I went to the barber. We like barbers, and we like the fact that there's a resurgence in their numbers on the streets of Aberdeen. Used to be, before the long boom, that there were lots of barbershops. Bastions of exclusive masculinity they were, where stoic-faced men and boys would sit or stand queuing around the edge of a smallish room, waiting in companionable silence or low-tone discussion for their turn on the barber's chair - impressively sturdy yet mildly frightening-looking in its functionality, sharing as it does a common ancestor with the dentist's chair. Ranged round the room - stonily staring either into the middle distance or at the chequerboard linoleum floor we would be; men together at one with the laminarity of our own smooth thoughts in that masculine mindscape which may flourish in quiet, understated and conducive spaces like the barbershop. Places like that are where best the masculine mindscape can range wide and smooth - idea upon idea distilling and concentrating, concatenating and ramifying; creative patterns merge and blossom - for it requires just that sort of continuous unity of environment and encounter for its best experience and function. The only sounds in the barbershop the whispered, measured tones of sober discussion, the hum of the electric clippers and the snick-snip of the finishing scissors, then a whispered "...and something for the weekend? Sir?" and the man currently being groomed was brushed down. He'd stand up, pay - and then it'd be your turn for the buzz-cut. No crap, no smalltalk, no faffing about, no feminisingly fragrant and functionally extraneous trichological 'product' - just an effing haircut, done expertly, quickly and cheaply by a grown man who you could trust had done exactly that same thing a million times before. You could have faith that in ten minutes flat he'd have you'd stepping out of the chair with your hair looking exactly like that of the NASA test-pilot you expected it to. What could possibly go wrong with such a simple activity, so quiet and uncomplicated a space, so straightforward a commercial relationship?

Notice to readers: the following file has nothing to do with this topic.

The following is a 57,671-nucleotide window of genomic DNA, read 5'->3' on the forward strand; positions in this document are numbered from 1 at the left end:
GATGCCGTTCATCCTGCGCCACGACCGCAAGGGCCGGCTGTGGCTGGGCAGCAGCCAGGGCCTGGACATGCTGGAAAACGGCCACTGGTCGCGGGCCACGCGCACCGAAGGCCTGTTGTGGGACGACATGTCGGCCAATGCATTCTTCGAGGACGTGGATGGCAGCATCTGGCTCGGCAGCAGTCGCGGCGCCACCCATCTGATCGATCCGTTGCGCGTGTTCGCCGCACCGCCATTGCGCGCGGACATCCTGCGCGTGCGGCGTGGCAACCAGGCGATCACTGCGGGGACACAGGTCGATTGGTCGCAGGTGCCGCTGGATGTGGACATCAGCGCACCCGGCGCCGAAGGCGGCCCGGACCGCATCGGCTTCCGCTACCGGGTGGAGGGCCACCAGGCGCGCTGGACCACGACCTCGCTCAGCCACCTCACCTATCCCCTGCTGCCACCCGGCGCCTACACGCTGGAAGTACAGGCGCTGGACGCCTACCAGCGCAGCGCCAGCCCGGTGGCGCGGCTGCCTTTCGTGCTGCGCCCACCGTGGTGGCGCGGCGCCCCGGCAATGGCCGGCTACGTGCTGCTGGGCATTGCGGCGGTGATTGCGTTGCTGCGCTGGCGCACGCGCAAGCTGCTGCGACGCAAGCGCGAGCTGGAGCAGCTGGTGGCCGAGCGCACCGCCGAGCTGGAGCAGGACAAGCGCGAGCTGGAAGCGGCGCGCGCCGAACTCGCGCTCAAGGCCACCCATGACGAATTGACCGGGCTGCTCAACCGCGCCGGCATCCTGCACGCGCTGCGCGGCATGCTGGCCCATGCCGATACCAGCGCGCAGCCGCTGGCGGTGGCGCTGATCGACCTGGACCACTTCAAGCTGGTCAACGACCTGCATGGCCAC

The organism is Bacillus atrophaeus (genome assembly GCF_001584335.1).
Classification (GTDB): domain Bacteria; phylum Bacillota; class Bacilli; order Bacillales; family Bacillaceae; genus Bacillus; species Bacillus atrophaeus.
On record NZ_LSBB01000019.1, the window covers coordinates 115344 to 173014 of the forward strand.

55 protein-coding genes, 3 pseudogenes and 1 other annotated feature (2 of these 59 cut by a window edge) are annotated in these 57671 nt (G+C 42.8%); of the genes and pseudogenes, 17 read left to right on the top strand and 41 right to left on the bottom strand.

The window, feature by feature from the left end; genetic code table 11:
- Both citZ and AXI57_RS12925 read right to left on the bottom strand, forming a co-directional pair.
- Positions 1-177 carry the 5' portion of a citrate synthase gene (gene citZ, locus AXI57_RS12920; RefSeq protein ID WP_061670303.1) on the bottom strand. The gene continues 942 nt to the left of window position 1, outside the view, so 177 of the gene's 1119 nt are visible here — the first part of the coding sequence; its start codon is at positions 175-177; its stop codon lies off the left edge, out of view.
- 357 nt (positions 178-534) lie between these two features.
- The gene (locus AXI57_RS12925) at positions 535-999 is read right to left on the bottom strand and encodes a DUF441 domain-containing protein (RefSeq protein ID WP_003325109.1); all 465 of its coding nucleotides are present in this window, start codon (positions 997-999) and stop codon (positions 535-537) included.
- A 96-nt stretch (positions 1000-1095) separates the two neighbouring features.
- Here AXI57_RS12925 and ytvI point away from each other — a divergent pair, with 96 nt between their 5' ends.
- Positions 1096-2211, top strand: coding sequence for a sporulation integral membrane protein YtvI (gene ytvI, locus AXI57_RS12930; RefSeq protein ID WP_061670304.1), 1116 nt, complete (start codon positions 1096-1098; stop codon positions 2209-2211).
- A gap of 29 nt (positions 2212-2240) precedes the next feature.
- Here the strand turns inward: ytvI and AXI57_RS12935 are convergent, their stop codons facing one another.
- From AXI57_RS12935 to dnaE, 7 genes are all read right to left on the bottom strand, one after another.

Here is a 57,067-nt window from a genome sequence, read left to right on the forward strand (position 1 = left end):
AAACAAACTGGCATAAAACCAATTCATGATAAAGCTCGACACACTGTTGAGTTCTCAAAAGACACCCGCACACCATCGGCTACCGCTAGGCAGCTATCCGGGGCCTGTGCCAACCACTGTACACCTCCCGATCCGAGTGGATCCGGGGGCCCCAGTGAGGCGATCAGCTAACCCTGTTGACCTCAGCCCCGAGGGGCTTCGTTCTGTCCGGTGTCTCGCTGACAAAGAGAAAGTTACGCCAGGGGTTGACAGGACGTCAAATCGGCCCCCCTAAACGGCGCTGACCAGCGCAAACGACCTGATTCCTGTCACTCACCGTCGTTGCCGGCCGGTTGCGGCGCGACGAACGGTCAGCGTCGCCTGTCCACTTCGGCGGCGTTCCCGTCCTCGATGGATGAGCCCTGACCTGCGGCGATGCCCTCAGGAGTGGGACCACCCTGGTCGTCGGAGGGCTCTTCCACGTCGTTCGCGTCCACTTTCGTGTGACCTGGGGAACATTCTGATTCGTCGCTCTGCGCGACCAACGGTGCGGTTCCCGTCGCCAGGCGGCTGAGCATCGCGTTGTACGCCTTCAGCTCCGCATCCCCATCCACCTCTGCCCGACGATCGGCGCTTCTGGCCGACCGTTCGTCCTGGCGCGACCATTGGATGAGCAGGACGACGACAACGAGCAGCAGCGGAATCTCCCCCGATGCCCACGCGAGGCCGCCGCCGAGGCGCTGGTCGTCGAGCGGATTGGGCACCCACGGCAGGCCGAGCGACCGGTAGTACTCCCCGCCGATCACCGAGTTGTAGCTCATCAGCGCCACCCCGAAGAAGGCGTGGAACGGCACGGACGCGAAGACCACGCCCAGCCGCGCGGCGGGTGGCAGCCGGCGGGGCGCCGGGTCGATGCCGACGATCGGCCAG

When the long boom came, the barbershops one by one began to disappear - we thought it was natural wastage - the old barbers retired and their premises became unisex salons. Full of 'lifestyle' magazines, conditioner/gel/mousse/whatever 'product' (to be sold on commission), pop music videos, and late-teenage girls who would charge a small fortune for taking up to an hour to make a frankly bad job of cutting your hair. Sometimes these places would have aquaria. But, worst of all - oh by far worst of all - the smalltalk; the juddering discontinuity of arbitrary inconsequential crapchat, destroying the unity of the masculine mindscape.
Now that the long boom is at an end, and the politicians and commentariat begin to think about ways to try and tell the electorate that a return to economic growth may not actually be feasible, it's an ill wind that blows nobody any good and barbershops are returning to the urban scene in Aberdeen - we daresay it's the same story all over the country.